The mean radiographic follow-up period for all 92 study patients was 21.4 ± 18.4 months. At the end of the study period, 154/203 (75.9%) of all instrumented segments were considered fused. No significant difference was seen between the fusion rates in the BMA versus the non-BMA group (P = 1, Table 3, Figure 1). The rate of fusion in the BMA group (9.8% of segments fused per month of follow-up), however, was significantly greater than that seen in the non-BMA group (6.1% of segments fused per month of follow-up, p = 0.003). Further investigation with Kaplan-Meier survival analysis and the log-rank test revealed that the probability of fusion over the course of radiographic follow-up was significantly greater for the BMA group when compared with the non-BMA group (p < 0.001; Figure 2). No significant relationship was seen between patient age (R = 0.232, p = 0.79), patient gender (p = 0.29), use of an osteostimulator (p = 0.85) or smoking status (p = 0.11) and the rate of fusion amongst study patients.

  Total BMA Non-BMA p
Mean Radiographic Follow-up (months) 21.4 ± 18.4 12.9 ±  8.3 (range, 6-41) 32.4 ±  21.8 (range, 6-66) <0.001
Segments Fused at Latest Radiographic Follow-up 154/203 segments (75.9%) 93/122 segments (76.2%) 61/81 segments (75.3%) 1
6 months 40/94 segments (42.6%) 31/71 segments (43.6%) 9/23 segments (39.1%) 0.81
12 months 103/157 segments (65.6%) 78/112 segments (69.6%) 25/45 segments (55.6%) 0.098
18 months 110/166 segments (66.3%) 81/118 segments (68.6%) 29/48 segments (60.4%) 0.366
24 months 119/168 segments (70.8%) 88/120 segments (73.3%) 31/48 segments (61.6%) 0.266
30 months 125/174 segments (71.8%) 91/122 segments (75.4%) 38/54 segments (70.3%) 0.577
36 months 130/176 segments (73.9%) 92/122 segments (75.4%) 38/54 segments (70.3%) 0.577
42 months 133/180 segments (73.9%) 93/122 segments (76.2%) 40/58 segments (70.0%) 0.364
Segments Fused per Month of Radiographic Follow-up (%/month) 8.2 9.8 6.1 0.009


Rationale for use of BMA in spinal fusion

Successful arthrodesis relies upon the principles of osteogenesis, osteoconduction and osteoinduction [12]. Osteogenic potential is the capacity for a graft or other material to form new bone, a process dependent on the presence within a given site of an adequate number of viable cells with bone-forming capabilities (e.g., osteoprogenitor cells). Osteoconductiveness is the ability of a graft or other material to provide a suitable physical matrix for the influx and attachment of osteoprogenitor cells, neovascularization and bony deposition. Osteoinduction is the process whereby immature, pluripotent stem cells are induced by a variety of growth factors and other environmental cues to become mature osteoblasts, osteoclasts and osteocytes. ICBG and other autograft bone is said to possess all three of these qualities [2], but ICBG harvest leads to chronic donor site pain and even functional impairment in many patients [4,13]. Though PEEK possesses certain structural qualities desirable in an interbody graft (e.g., elastic modulus similar to that of bone; radiolucency allowing for post-operative visualization of bone growth) [14], being a synthetic polymer it does not itself contain osteogenetic, osteoconductive or osteoinductive properties. Instead, PEEK cages, like other synthetic cages, are typically combined with local bone and/or allograft materials (e.g., demineralized bone matrix [DBM]) possessing the qualities necessary to induce bone formation.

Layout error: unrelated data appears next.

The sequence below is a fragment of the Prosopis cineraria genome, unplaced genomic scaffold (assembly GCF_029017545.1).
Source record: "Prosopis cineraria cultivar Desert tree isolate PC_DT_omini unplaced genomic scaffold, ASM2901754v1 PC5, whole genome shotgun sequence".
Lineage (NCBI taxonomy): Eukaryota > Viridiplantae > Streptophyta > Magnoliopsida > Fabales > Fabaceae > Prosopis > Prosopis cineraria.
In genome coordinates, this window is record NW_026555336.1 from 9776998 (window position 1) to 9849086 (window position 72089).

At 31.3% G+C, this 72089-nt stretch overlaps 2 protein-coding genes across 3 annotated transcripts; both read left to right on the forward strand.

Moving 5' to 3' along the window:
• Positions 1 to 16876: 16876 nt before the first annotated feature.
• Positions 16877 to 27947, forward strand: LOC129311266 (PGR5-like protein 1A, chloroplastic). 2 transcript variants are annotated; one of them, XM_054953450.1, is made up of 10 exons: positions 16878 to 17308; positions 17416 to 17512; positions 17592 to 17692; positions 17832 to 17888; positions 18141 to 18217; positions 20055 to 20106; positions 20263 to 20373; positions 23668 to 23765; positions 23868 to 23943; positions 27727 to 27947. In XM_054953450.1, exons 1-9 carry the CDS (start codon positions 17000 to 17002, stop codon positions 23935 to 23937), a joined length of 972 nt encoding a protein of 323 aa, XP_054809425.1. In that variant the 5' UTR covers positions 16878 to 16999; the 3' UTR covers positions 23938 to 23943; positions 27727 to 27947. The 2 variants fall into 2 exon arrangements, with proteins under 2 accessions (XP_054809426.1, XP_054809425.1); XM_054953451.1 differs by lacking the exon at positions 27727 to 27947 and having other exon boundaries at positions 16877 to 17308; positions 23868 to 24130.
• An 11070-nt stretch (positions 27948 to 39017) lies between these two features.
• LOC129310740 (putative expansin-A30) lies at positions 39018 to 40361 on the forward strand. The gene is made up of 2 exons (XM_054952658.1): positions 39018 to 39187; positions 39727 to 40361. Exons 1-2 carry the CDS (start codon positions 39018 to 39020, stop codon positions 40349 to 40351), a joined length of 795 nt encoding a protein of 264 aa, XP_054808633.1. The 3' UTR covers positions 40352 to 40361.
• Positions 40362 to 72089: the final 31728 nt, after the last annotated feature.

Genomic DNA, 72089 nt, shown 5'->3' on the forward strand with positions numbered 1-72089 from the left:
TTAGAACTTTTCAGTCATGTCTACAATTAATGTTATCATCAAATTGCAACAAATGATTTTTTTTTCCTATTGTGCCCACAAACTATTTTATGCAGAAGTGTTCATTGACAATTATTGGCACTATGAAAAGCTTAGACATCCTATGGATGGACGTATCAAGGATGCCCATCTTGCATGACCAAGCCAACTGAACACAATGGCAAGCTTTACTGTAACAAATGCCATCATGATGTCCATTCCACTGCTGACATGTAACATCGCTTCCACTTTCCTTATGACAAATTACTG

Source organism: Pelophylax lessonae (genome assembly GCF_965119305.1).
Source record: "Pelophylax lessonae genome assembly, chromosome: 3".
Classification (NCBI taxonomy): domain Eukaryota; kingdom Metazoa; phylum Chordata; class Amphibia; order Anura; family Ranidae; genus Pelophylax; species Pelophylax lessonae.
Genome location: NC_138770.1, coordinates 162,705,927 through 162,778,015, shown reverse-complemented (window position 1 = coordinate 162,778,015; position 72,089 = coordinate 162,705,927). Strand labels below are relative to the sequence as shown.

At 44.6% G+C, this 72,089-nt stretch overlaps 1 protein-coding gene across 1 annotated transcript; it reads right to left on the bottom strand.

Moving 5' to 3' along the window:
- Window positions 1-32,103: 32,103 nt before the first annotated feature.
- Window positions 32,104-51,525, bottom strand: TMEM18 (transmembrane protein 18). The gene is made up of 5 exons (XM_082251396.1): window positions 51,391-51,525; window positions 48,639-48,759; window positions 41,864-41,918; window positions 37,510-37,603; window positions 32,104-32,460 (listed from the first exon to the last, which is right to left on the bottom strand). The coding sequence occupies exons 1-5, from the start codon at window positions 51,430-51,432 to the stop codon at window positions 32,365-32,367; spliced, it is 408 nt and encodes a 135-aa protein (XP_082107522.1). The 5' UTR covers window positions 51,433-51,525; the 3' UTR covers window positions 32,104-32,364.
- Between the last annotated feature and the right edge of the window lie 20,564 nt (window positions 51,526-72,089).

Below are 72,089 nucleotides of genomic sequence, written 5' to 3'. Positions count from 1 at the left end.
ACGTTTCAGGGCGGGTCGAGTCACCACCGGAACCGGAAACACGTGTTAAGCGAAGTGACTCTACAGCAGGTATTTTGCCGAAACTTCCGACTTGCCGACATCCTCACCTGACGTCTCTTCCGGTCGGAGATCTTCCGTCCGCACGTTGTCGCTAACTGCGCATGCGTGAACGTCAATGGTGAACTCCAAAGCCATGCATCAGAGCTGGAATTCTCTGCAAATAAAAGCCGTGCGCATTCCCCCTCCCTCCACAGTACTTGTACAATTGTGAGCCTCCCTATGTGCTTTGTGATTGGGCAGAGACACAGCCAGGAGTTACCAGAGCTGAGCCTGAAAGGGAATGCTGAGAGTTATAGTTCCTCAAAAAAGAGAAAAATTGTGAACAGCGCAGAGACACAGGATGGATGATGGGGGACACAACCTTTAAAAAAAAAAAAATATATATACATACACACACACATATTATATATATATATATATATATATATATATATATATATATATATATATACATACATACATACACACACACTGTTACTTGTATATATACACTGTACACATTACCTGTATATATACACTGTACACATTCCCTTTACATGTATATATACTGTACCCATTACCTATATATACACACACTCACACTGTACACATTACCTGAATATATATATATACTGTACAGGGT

The capacity for bone marrow to induce ectopic bone formation was recognized as early as the 19th century [11]. Further study has suggested that this bone-forming ability is related to the presence within BMA of osteoprogenitor cells with inherent osteogenetic potential (albeit at a relatively low concentration [1/100,000-500,000 cells]) [11, 15, 16]. The presence of these osteoprogenitor cells within BMA, the relative ease with which BMA may be harvested, the low cost of BMA harvest and the low patient morbidity associated with harvest makes BMA an attractive adjunct to spinal fusion procedures. Indeed, numerous animal studies have demonstrated that BMA enhances the rate of spinal fusion seen with ICBG [17] or DBM [18-19]. Likewise, the results of some animal studies suggest that autologous BMA improves the fusion rates seen with engineered, biodegradable, osteoconductive matrices (e.g., CHA sponges) [20-22] and recombinant human bone morphogenetic protein (rhBMP) [23].

Literature evidence for BMA efficacy in spinal fusion

Very few clinical studies have evaluated the comparative efficacy of autologous BMA versus other graft materials in human spinal fusion [11]. Price et al. compared a BMA-DBM composite to ICBG and freeze-dried corticocancellous autografts in a retrospective series of 73 patients undergoing fusion for adolescent idiopathic scoliosis and found no significant difference between the pseudarthrosis rates of ICBG and BMA-DBM [24]. Korovessis et al. prospectively compared ICBG to hydroxyapatite + local bone + BMA in 57 patients undergoing decompression and posterolateral fusion for degenerative lumbar stenosis and found no difference in the fusion rates or clinical outcomes one-year postoperatively [25]. With respect to ACDF, specifically, no comparative studies are available. Papavero et al. prospectively evaluated 78 patients undergoing ACDF with a titanium cage filled with a hydroxyapatite/BMA mixture and favorable clinical and radiographic outcomes were seen, but no control (i.e., non-BMA) group was studied for comparison [10]. Similarly, Khoueir et al. retrospectively studied 66 patients who underwent ACDF with a combination of a fibular strut allograft, a CAH sponge and autogenous BMA [8]. Although favorable clinical and radiographic outcomes were demonstrated, no control group was available for comparison. The present series constitutes the first controlled study to evaluate the efficacy of a BMA-hydroxyapatite-PEEK-local bone combination versus hydroxyapatite-PEEK-local bone alone in ACDF.